The Waxman-Markey/ACES bill may have only made it through one of several big hurdles in Congress, but it’s already creating unhappiness in the blogosphere. Greenpeace criticised the bill a couple of weeks ago, arguing that the political compromises had made it too weak.
Now Joe Romm, formerly a senior Clinton government official on renewable energy and efficiency, is not happy. The Breakthrough Institute has gained a lot of coverage for its lengthy assessment of the legislation, which argues as it does not include a binding cap on emissions, the relevant sectors will continue to increase their emissions as they otherwise would. TBI hit back, accusing him of trying to “shut down the climate bill debate” and it has even set up a category devoted to the subject.
He is under attack even from ‘friends’ as he points out in his latest post:
My ‘friend’ A. Siegel wrote on his blog last week (and republished on DailyKos and Grist):
Joe Romm, who has been cheer-leading Waxman-Markey recently (despite much on-the-record work that provides a basis for highlighting its inadequacies), says that it might (MIGHT) give us a 10-20% chance of stabilization at 450 ppm and avoiding catastrophic climate change. Hmmm … what wonderful odds.
I don’t see how giving a B- grade to the bill and asserting it has a small chance of avoiding catastrophic climate change qualifies as “uncritical enthusiastic support for somebody or something,” to use Encarta’s definition of “cheerleading.”
Not that Romm can’t give as good as he gets. Yesterday he wrote a furious post calling for the Washington Post’s editorial page editor to be sacked – or, at least, moved to the obituaries desk – for running a piece by Martin Feldstein critical of the bill; which was similar to a piece run by the WSJ two weeks earlier.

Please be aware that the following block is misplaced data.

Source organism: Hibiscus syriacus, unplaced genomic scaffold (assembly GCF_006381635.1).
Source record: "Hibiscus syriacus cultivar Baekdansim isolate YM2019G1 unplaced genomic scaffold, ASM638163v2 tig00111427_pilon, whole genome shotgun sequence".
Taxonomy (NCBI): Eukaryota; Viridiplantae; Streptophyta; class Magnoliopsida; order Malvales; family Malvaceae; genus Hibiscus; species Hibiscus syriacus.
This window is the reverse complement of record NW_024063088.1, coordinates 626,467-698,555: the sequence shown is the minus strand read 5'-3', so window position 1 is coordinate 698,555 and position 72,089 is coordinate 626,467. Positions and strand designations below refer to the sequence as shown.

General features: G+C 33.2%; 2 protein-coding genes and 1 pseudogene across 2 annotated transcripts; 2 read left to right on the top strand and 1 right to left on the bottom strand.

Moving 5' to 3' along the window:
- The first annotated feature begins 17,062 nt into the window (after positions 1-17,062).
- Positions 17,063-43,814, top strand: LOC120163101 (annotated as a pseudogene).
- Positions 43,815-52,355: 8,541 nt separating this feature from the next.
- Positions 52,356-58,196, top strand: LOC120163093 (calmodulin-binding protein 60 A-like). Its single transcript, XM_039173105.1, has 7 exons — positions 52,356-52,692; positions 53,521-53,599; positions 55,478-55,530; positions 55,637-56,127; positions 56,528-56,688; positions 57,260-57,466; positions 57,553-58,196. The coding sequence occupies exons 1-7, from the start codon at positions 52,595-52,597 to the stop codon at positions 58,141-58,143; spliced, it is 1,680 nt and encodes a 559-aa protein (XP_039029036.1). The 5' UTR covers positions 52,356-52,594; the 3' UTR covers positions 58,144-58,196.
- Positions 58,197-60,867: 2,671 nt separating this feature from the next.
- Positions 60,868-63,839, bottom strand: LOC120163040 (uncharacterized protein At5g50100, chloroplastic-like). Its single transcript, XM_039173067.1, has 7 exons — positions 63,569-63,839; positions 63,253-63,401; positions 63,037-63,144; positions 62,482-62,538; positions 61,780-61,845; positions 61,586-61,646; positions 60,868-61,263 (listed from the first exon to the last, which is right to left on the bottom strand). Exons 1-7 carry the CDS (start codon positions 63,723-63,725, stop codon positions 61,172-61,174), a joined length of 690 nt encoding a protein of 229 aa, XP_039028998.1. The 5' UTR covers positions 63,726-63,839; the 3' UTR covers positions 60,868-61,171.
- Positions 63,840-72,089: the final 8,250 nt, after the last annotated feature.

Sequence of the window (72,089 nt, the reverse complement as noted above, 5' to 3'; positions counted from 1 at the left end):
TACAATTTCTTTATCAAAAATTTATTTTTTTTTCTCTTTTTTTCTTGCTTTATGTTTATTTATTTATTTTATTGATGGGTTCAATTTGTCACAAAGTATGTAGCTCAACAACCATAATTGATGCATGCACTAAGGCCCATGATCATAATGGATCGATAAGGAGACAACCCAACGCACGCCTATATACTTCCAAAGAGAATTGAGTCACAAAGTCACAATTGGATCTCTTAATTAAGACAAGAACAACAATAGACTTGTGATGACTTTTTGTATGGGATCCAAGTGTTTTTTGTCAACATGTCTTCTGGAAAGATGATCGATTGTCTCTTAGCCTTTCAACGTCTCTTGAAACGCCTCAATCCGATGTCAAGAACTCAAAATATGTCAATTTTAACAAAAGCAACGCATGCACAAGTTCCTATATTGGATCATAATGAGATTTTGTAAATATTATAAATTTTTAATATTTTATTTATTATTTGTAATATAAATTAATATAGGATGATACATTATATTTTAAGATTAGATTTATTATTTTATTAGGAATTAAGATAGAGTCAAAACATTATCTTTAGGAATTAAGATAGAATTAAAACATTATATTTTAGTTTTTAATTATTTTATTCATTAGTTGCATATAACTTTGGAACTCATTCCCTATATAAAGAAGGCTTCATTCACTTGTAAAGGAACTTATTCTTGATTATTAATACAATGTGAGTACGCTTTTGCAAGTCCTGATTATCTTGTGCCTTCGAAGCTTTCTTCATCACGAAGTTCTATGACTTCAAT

In defence of our fellow MSM-ers, we’d point out that it’s uncommon, but not completely unheard of for newspapers to run similar comments/op-eds; and presumably the Washington Post decided its audience was sufficiently different from the WSJ’s to bother.
Well then. Once the somewhat dull comparisons of the two pieces are out of the way, he does get part-way through taking Feldstein’s arguments which might make for an interesting read – for example the 85 per cent of allocation giveaways and the $1,700 cost per year for the average American family; both subjects worthy of examination. For those who want to do the full forensics themselves, Feldstein’s Washington Post oped is here and his WSJ piece is here.
Expect pork-barrelling on the path to a US cap-and-trade scheme (FT Energy Source, 09/04/09)
The Waxman-Markey US climate change bill: How much will it cost? (FT Energy Source, 27/04/09)
Another view on cap-and-trade giveaways (FT Energy Source, 28/05/09)